October 19, 2001 |
Hans Petter Moland's compelling "Aberdeen" stars Lena Headey as an ambitious young attorney whose life unexpectedly starts unraveling at the very moment she has received an important promotion from her large London firm. Her mother, Helen (Charlotte Rampling), who lives in Aberdeen, Scotland, and to whom Kaisa is not close, has asked her to travel to Norway and bring back her father, Tomas (Stellan Skarsgard).
June 17, 1994 |
As in the monumental "The Decalogue," in which Polish director Krzysztof Kieslowski probed the relevance of the Ten Commandments in modern life, Kieslowski has been considering the contemporary meaning of the French Revolution slogan "Liberty, Equality and Fraternity" in his provocative ongoing "Three Colors" trilogy, which began with "Blue."
August 13, 1993 |
Saying so much as a discouraging word about "The Secret Garden" (citywide) feels unforgivably churlish. For this is that rare thing, an accomplished G-rated film, made by a respected director with fair fidelity from one of the great favorites of childhood literature. So why does the urge to scrawl graffiti all over its pristine surface seem so irresistible?
December 2, 1994 |
Except for his imposing name, there is little about Polish filmmaker Krzysztof Kieslowski that fits the conventional American image of a great director. His public statements are spare, his subject matter intimate rather than epic, and his interest in anything as flamboyant as a cult of personality is nonexistent.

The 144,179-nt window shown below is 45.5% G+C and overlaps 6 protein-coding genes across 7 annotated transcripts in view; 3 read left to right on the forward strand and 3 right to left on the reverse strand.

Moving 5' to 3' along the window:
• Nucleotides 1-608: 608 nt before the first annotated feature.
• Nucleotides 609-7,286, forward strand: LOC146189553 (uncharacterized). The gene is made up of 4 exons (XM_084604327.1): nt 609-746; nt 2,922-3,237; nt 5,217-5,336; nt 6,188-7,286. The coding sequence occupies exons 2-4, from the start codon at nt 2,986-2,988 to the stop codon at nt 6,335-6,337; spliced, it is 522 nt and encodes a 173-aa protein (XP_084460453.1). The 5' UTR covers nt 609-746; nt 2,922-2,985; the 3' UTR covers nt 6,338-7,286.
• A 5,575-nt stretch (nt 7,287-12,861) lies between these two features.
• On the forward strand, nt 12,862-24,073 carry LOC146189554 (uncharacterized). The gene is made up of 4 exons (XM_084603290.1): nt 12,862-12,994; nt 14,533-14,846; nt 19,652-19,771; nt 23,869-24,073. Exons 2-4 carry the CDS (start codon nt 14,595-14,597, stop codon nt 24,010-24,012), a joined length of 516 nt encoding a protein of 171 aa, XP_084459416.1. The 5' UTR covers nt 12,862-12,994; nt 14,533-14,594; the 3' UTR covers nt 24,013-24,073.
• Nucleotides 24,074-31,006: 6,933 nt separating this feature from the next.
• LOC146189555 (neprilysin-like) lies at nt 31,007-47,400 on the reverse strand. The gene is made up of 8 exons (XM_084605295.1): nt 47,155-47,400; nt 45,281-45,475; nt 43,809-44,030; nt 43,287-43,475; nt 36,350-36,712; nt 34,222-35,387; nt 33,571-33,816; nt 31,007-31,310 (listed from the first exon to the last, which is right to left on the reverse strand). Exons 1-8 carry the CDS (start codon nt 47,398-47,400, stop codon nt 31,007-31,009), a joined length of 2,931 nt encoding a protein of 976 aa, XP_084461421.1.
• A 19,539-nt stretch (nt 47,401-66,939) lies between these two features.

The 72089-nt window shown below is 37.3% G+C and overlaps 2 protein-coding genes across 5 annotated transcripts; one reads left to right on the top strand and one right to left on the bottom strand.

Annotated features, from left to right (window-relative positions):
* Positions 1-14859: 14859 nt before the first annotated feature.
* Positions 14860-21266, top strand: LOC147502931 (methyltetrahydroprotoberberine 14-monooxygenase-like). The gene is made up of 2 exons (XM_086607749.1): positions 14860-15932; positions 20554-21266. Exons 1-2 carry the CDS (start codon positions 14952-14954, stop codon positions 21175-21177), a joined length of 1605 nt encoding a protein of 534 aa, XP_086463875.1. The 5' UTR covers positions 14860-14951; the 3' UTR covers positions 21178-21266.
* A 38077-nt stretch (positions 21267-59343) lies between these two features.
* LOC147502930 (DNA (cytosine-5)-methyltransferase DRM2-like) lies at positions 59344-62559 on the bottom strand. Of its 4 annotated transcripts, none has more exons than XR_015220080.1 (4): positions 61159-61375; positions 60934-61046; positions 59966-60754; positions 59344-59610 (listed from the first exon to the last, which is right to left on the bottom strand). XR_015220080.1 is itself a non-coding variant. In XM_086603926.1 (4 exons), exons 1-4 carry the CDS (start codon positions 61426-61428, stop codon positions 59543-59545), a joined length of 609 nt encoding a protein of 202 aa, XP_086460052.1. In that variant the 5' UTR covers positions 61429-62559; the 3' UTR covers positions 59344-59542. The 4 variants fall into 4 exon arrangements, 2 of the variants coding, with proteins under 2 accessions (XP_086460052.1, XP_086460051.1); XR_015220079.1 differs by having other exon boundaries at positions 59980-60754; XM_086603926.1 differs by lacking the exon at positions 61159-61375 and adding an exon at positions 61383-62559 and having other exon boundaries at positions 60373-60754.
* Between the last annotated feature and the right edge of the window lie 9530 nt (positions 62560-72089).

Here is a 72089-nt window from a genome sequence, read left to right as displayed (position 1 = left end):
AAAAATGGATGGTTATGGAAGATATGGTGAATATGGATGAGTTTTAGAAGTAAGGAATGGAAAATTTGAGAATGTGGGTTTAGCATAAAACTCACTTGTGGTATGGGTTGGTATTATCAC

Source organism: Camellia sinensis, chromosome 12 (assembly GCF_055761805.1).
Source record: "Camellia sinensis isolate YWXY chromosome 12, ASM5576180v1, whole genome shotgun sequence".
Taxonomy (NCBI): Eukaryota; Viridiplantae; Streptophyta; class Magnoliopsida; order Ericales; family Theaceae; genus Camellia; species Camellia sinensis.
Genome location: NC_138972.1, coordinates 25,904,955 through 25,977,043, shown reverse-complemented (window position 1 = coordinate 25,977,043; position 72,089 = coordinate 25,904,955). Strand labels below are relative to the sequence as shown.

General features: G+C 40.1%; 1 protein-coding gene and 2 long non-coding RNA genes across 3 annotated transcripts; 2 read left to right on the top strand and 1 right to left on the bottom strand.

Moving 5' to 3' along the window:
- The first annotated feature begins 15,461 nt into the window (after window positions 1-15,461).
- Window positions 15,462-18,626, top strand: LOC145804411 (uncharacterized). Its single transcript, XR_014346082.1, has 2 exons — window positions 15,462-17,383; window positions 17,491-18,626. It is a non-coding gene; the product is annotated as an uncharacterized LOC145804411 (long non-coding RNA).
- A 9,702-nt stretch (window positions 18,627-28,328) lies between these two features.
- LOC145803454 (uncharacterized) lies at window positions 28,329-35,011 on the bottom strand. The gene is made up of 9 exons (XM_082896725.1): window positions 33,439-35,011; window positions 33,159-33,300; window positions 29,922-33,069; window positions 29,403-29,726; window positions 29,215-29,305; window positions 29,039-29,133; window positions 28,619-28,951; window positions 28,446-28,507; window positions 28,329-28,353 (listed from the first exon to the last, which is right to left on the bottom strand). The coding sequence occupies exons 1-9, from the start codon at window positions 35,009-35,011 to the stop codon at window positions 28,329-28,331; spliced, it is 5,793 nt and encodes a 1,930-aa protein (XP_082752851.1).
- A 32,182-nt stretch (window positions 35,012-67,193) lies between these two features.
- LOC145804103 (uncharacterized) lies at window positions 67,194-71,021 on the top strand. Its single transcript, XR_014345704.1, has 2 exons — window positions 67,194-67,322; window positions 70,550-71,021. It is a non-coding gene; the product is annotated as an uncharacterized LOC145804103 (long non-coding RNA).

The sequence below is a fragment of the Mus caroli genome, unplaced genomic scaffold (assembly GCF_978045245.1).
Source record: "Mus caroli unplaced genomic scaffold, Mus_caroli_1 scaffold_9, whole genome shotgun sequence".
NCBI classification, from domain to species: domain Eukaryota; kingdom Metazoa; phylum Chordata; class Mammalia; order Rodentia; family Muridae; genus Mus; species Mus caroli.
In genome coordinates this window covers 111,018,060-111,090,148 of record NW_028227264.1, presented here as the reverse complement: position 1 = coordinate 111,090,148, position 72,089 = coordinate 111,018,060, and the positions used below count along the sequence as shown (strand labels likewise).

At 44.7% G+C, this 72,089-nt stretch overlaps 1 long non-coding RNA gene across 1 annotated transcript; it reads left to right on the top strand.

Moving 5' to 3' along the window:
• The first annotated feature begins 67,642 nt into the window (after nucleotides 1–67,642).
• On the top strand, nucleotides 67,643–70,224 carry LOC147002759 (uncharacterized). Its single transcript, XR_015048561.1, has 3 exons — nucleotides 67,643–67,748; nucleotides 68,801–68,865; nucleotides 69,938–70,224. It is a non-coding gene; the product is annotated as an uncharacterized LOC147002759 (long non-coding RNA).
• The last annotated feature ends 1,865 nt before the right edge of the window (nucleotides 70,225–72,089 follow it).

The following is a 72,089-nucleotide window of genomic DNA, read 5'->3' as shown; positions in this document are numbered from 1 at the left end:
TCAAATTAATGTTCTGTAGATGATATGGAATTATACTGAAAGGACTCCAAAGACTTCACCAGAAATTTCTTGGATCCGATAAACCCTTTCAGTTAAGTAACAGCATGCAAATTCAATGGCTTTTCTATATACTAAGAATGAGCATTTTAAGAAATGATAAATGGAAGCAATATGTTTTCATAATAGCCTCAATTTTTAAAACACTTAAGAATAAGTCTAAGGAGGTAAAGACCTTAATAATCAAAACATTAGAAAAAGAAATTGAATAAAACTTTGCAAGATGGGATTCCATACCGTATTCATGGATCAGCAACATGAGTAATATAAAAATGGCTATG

March 12, 1993 |
"Olivier Olivier" has no trouble with what most films find difficult but stumbles over what should be easy. The result is an emotionally powerful piece of work that is unsatisfactory in terms of simple plot logic, a compelling picture marred by a clumsily built frame. Like writer-director Agnieszka Holland's previous film, the stranger than fiction "Europa Europa," "Olivier" (selected theaters) is based on a true story, in this case one that Holland read in a Parisian newspaper in 1984.
October 24, 1997 |
"Fairy Tale--A True Story" is an enchanting, gorgeous-looking movie recalling "The Little Princess" and "The Secret Garden" that, like them, involves a spunky little heroine on her own coping in a new environment. It is even set in the same early 20th century era as the two earlier pictures. It's 1917 and World War I is raging. In the audience at London's Duke of York Theater is 10-year-old Frances Griffiths (Elizabeth Earl), riveted by the sight of Peter Pan flying across the stage.